Trumpet trimming service question.

Discussion in 'Trumpet Repair and Modification' started by [email protected], Jan 25, 2009.

  1. Scooter01

    Scooter01 Pianissimo User

    Mar 31, 2006
    I would contact Dr Valve, Charlie Melk etc. and ask what they charge for similar work. If Dave Williams is appreciably lower then I would really worry. I know Old Lou and if he says to skip the guy, that's good enough for me.
  2. gbdeamer

    gbdeamer Forte User

    Oct 16, 2008

    Is it possible that you'll send this guy your horn (worth +/- $1,000) and you'll receive a quality gold plating job on the slides, inside the bell, and on the trim pieces for $150? I guess it's possible, but considering the current state of the global economy and the price of gold I'd say it's more likely that your horn will actually come back to you in worse condition or you'll never see it again.

    You're an adult (presumably) and it's your money so if you want to roll the dice and go with "choice 2" then go for it.
  3. bobmiller1969

    bobmiller1969 Pianissimo User

    Dec 13, 2008
    Mays Landing, New Jersey
    I sent my Conn flugelhorn to him, and I am very happy with the work he performed. I didn't have anything on the horn re-plated, just re-lacquered. He suggested a couple different options with me, and I decided on the sand blast finish with shiny trim. He did include re-plating of 3 mouthpieces as part of the deal, or in my case, 2 mouthpieces and a tone-intensifier ring. I've been playing on them and haven't noticed my lips turning green, so it must be real gold. I don't remember how much I paid. I believe it might have been $200 for this package. He was friendly with his communication with me, and turned a very questionable horn in to a keeper. There is a picture of it in my photo album.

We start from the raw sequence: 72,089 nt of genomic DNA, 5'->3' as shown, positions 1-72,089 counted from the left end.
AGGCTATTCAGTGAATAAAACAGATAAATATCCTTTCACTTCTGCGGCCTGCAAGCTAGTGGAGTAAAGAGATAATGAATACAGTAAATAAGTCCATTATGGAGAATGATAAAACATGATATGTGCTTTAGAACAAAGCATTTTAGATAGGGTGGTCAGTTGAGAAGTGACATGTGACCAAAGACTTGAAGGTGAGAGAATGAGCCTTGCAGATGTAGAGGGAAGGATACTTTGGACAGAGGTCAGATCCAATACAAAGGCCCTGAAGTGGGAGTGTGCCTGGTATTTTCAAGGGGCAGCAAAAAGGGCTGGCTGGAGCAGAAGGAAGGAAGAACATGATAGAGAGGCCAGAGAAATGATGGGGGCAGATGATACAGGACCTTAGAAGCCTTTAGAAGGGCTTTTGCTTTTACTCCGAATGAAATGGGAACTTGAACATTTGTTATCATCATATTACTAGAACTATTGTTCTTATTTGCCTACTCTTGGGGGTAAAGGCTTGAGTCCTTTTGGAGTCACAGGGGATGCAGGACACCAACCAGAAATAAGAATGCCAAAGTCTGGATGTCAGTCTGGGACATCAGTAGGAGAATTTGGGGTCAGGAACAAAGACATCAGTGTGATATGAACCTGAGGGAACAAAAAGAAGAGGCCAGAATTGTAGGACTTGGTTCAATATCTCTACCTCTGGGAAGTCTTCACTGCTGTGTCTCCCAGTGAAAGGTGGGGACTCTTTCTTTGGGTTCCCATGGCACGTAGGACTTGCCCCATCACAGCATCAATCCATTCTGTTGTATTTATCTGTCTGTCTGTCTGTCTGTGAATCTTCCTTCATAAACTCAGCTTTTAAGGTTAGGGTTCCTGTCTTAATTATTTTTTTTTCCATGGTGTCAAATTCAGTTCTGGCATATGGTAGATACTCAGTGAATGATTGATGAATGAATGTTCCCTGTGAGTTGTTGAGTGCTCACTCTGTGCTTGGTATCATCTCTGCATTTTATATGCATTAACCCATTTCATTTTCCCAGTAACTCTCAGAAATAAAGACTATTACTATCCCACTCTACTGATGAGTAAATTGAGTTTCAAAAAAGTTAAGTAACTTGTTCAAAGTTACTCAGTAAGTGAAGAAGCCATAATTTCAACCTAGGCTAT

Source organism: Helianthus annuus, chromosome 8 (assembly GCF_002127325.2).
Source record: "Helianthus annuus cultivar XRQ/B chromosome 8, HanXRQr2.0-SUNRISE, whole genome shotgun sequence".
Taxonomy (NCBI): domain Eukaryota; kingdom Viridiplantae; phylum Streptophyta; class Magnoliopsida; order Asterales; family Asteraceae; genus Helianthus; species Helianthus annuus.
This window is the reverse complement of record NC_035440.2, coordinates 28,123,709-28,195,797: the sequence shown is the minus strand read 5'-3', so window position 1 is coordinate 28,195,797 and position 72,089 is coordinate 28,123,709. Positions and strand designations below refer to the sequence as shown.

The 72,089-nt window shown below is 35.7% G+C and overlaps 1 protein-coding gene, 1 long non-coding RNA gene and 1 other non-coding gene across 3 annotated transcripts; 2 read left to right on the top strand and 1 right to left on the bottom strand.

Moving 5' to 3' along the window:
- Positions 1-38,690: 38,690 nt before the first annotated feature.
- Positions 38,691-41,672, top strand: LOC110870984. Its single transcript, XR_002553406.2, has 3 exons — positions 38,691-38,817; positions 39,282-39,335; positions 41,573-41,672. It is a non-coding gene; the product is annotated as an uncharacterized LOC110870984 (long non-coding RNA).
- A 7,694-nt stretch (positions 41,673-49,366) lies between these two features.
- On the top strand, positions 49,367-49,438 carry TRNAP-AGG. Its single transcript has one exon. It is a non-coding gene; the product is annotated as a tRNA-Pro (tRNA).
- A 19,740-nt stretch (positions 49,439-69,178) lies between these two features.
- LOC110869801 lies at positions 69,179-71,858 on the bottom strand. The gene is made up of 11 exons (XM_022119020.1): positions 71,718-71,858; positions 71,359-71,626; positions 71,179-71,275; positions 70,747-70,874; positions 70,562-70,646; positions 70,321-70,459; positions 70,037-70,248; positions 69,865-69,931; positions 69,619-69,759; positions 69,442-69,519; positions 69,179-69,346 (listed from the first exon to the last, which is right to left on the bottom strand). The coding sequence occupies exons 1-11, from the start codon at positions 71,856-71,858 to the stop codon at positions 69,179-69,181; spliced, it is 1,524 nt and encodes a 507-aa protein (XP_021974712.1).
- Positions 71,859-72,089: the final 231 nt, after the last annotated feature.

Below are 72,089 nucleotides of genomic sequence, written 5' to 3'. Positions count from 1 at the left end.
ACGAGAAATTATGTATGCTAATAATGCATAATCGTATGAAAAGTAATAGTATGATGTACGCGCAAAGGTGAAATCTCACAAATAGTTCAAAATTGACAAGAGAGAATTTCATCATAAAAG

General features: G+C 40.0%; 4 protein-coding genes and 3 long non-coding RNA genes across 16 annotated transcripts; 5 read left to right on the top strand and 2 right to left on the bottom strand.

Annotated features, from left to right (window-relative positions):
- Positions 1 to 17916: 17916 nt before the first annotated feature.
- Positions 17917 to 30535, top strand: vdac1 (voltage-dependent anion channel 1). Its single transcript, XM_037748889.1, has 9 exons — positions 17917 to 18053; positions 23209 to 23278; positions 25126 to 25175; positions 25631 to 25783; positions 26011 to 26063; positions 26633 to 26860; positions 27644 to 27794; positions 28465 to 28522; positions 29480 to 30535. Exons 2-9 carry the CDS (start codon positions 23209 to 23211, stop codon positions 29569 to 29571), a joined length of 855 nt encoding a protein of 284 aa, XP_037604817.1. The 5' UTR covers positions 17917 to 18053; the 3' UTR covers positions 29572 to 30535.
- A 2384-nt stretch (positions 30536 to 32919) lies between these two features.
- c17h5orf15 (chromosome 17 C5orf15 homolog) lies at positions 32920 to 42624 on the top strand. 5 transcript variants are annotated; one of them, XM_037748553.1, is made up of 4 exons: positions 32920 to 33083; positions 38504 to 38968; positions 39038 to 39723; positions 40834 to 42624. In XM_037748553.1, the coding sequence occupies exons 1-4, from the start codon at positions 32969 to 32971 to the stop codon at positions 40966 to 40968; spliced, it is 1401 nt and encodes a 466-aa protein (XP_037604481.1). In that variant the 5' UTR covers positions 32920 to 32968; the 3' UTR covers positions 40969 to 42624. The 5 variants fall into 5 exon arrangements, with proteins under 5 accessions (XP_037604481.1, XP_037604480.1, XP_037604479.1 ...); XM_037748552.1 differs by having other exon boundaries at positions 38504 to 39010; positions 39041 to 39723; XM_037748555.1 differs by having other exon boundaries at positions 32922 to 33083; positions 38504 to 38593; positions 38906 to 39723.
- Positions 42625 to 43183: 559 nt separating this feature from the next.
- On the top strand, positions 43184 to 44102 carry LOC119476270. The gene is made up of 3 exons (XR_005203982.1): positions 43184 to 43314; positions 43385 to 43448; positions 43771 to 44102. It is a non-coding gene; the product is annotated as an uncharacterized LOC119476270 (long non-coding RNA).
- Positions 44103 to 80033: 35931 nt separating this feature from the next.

I contacted Dr. Valve and Charlie Melk on several occasions about getting some work done on my Yamaha 6335H. I'm sure that these guys do great work, but neither of them bothered to get back to me, despite multiple emails.
  4. oldlips48

    oldlips48 Piano User

    Mar 1, 2007
    The price of gold IS going up, but all businesses are hurting these days and looking for business. Perhaps the trim plating deal is a loss leader to drum up new customers?

    just trying to look at all sides.

  5. GoodMusic@PA

    [email protected] Piano User

    Aug 7, 2008
    Ok, now 2 to 1, 2 positive, 1 negative, all the others, just assuming or expecting.... waiting for more.:-)
  6. Brass crusader

    Brass crusader Mezzo Piano User

    Your horn is too valuable to trust to anyone who has any negative reviews, in my opinion.
    Send it to a very very reputable tech, a few have been mentioned here.
  7. GoodMusic@PA

    [email protected] Piano User

    Aug 7, 2008
    You guys are right, now I have thought about it and came up with these choices: 1. Send my trumpet to "good" company that does this-the most priciest 2. Buy an Olds Ammbassador that is has the gold trimming on it- probably about $500-700 3. Buy a pocket trumpet, since I've been wanting one
    What would you do?
  8. wesstewart3

    wesstewart3 New Friend

    Jan 28, 2009
    In Nov 2007 I talked to David Williams about 5 times on some work I wanted done. We settled on a price and I then sent him my Strad which he had to remove all dents etc and then send it to Elkhart, IN for custom engraving by Sherry Huntley. It then went back to David in Florida for final prep and back to Elkhart to Anderson's for silver plating. Then back to David in Florida for polishing and 24k gold slides, caps and bell wash.